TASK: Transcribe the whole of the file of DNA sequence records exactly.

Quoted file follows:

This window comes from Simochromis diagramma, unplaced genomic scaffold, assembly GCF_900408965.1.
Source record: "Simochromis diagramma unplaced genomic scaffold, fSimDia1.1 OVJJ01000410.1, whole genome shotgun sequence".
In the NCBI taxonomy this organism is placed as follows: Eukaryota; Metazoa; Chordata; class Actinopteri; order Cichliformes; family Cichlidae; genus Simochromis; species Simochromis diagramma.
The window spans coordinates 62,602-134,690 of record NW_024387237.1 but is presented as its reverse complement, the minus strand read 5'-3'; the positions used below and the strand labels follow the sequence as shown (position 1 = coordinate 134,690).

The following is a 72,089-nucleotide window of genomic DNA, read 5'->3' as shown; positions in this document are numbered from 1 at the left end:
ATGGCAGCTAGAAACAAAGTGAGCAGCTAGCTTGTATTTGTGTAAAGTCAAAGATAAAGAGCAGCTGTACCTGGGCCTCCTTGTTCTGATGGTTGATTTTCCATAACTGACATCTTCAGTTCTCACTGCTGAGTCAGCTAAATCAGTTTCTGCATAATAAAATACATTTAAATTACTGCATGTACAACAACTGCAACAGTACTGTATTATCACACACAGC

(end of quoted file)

This window comes from Simochromis diagramma, unplaced genomic scaffold, assembly GCF_900408965.1.
Source record: "Simochromis diagramma unplaced genomic scaffold, fSimDia1.1 OVJJ01000410.1, whole genome shotgun sequence".
In the NCBI taxonomy this organism is placed as follows: Eukaryota; Metazoa; Chordata; class Actinopteri; order Cichliformes; family Cichlidae; genus Simochromis; species Simochromis diagramma.
The window spans coordinates 62,602-134,690 of record NW_024387237.1 but is presented as its reverse complement, the minus strand read 5'-3'; the positions used below and the strand labels follow the sequence as shown (position 1 = coordinate 134,690).

The following is a 72,089-nucleotide window of genomic DNA, read 5'->3' as shown; positions in this document are numbered from 1 at the left end:
ATGGCAGCTAGAAACAAAGTGAGCAGCTAGCTTGTATTTGTGTAAAGTCAAAGATAAAGAGCAGCTGTACCTGGGCCTCCTTGTTCTGATGGTTGATTTTCCATAACTGACATCTTCAGTTCTCACTGCTGAGTCAGCTAAATCAGTTTCTGCATAATAAAATACATTTAAATTACTGCATGTACAACAACTGCAACAGTACTGTATTATCACACACAGC